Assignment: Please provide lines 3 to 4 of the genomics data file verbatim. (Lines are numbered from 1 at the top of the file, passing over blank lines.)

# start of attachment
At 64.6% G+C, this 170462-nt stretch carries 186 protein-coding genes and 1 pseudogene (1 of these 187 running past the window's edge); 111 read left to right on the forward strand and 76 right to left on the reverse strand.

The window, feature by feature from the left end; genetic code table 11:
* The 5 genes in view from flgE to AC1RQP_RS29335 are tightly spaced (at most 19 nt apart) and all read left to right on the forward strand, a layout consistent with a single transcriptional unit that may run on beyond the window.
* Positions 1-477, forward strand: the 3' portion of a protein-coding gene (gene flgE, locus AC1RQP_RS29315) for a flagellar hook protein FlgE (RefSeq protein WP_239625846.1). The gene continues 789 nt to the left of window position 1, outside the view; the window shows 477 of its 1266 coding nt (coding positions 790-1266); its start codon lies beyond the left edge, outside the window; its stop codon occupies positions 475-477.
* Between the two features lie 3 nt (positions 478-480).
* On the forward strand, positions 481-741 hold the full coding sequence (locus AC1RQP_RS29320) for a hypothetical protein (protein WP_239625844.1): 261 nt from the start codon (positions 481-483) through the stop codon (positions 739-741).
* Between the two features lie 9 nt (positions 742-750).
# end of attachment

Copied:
* The 5 genes in view from flgE to AC1RQP_RS29335 are tightly spaced (at most 19 nt apart) and all read left to right on the forward strand, a layout consistent with a single transcriptional unit that may run on beyond the window.
* Positions 1-477, forward strand: the 3' portion of a protein-coding gene (gene flgE, locus AC1RQP_RS29315) for a flagellar hook protein FlgE (RefSeq protein WP_239625846.1). The gene continues 789 nt to the left of window position 1, outside the view; the window shows 477 of its 1266 coding nt (coding positions 790-1266); its start codon lies beyond the left edge, outside the window; its stop codon occupies positions 475-477.